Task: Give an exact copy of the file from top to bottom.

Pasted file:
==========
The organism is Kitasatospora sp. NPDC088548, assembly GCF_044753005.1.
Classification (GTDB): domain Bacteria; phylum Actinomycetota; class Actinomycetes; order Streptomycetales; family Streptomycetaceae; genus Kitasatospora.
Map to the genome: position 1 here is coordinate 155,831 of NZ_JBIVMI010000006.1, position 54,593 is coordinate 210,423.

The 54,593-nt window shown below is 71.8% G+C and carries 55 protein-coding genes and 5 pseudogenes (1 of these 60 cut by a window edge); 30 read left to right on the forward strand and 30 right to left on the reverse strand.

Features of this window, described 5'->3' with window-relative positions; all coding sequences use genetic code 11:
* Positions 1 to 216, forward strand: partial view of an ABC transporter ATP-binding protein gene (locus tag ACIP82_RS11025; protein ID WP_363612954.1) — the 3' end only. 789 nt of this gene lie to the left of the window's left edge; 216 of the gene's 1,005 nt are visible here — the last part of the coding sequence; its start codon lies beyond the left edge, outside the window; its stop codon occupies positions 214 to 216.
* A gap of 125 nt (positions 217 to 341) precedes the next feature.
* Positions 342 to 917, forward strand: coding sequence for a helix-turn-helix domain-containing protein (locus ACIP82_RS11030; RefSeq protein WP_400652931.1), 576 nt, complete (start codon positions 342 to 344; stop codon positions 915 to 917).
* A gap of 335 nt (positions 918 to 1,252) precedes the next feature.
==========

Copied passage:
The organism is Kitasatospora sp. NPDC088548, assembly GCF_044753005.1.
Classification (GTDB): domain Bacteria; phylum Actinomycetota; class Actinomycetes; order Streptomycetales; family Streptomycetaceae; genus Kitasatospora.
Map to the genome: position 1 here is coordinate 155,831 of NZ_JBIVMI010000006.1, position 54,593 is coordinate 210,423.

The 54,593-nt window shown below is 71.8% G+C and carries 55 protein-coding genes and 5 pseudogenes (1 of these 60 cut by a window edge); 30 read left to right on the forward strand and 30 right to left on the reverse strand.

Features of this window, described 5'->3' with window-relative positions; all coding sequences use genetic code 11:
* Positions 1 to 216, forward strand: partial view of an ABC transporter ATP-binding protein gene (locus tag ACIP82_RS11025; protein ID WP_363612954.1) — the 3' end only. 789 nt of this gene lie to the left of the window's left edge; 216 of the gene's 1,005 nt are visible here — the last part of the coding sequence; its start codon lies beyond the left edge, outside the window; its stop codon occupies positions 214 to 216.
* A gap of 125 nt (positions 217 to 341) precedes the next feature.
* Positions 342 to 917, forward strand: coding sequence for a helix-turn-helix domain-containing protein (locus ACIP82_RS11030; RefSeq protein WP_400652931.1), 576 nt, complete (start codon positions 342 to 344; stop codon positions 915 to 917).
* A gap of 335 nt (positions 918 to 1,252) precedes the next feature.